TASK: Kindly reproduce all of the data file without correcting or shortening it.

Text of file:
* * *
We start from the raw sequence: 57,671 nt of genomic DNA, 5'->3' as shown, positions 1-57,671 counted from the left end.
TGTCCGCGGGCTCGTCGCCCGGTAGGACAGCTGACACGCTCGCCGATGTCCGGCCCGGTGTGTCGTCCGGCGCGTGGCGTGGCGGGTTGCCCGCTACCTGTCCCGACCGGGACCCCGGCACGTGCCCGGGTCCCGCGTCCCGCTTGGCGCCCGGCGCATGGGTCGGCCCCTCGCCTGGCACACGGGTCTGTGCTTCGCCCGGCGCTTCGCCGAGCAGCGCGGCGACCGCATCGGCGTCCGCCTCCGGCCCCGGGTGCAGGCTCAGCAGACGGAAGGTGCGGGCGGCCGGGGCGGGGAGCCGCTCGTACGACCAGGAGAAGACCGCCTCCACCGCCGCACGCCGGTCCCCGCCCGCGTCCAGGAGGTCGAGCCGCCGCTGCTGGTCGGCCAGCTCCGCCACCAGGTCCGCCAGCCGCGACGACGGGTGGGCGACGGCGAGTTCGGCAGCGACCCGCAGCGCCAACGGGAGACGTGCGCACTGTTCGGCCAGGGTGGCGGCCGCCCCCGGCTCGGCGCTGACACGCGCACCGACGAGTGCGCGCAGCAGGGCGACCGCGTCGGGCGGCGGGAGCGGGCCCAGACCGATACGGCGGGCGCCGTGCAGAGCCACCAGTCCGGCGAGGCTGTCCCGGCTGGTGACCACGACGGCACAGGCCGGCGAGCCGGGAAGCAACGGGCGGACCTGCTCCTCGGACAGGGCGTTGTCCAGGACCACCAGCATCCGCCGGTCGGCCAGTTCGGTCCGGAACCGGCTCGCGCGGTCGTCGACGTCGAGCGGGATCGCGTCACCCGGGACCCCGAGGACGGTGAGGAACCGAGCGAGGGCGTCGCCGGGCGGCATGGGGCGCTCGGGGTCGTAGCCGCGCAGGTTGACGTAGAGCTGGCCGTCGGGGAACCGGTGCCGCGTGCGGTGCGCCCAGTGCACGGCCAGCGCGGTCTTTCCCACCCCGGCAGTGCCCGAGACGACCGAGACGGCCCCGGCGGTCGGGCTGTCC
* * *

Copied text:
We start from the raw sequence: 57,671 nt of genomic DNA, 5'->3' as shown, positions 1-57,671 counted from the left end.
TGTCCGCGGGCTCGTCGCCCGGTAGGACAGCTGACACGCTCGCCGATGTCCGGCCCGGTGTGTCGTCCGGCGCGTGGCGTGGCGGGTTGCCCGCTACCTGTCCCGACCGGGACCCCGGCACGTGCCCGGGTCCCGCGTCCCGCTTGGCGCCCGGCGCATGGGTCGGCCCCTCGCCTGGCACACGGGTCTGTGCTTCGCCCGGCGCTTCGCCGAGCAGCGCGGCGACCGCATCGGCGTCCGCCTCCGGCCCCGGGTGCAGGCTCAGCAGACGGAAGGTGCGGGCGGCCGGGGCGGGGAGCCGCTCGTACGACCAGGAGAAGACCGCCTCCACCGCCGCACGCCGGTCCCCGCCCGCGTCCAGGAGGTCGAGCCGCCGCTGCTGGTCGGCCAGCTCCGCCACCAGGTCCGCCAGCCGCGACGACGGGTGGGCGACGGCGAGTTCGGCAGCGACCCGCAGCGCCAACGGGAGACGTGCGCACTGTTCGGCCAGGGTGGCGGCCGCCCCCGGCTCGGCGCTGACACGCGCACCGACGAGTGCGCGCAGCAGGGCGACCGCGTCGGGCGGCGGGAGCGGGCCCAGACCGATACGGCGGGCGCCGTGCAGAGCCACCAGTCCGGCGAGGCTGTCCCGGCTGGTGACCACGACGGCACAGGCCGGCGAGCCGGGAAGCAACGGGCGGACCTGCTCCTCGGACAGGGCGTTGTCCAGGACCACCAGCATCCGCCGGTCGGCCAGTTCGGTCCGGAACCGGCTCGCGCGGTCGTCGACGTCGAGCGGGATCGCGTCACCCGGGACCCCGAGGACGGTGAGGAACCGAGCGAGGGCGTCGCCGGGCGGCATGGGGCGCTCGGGGTCGTAGCCGCGCAGGTTGACGTAGAGCTGGCCGTCGGGGAACCGGTGCCGCGTGCGGTGCGCCCAGTGCACGGCCAGCGCGGTCTTTCCCACCCCGGCAGTGCCCGAGACGACCGAGACGGCCCCGGCGGTCGGGCTGTCC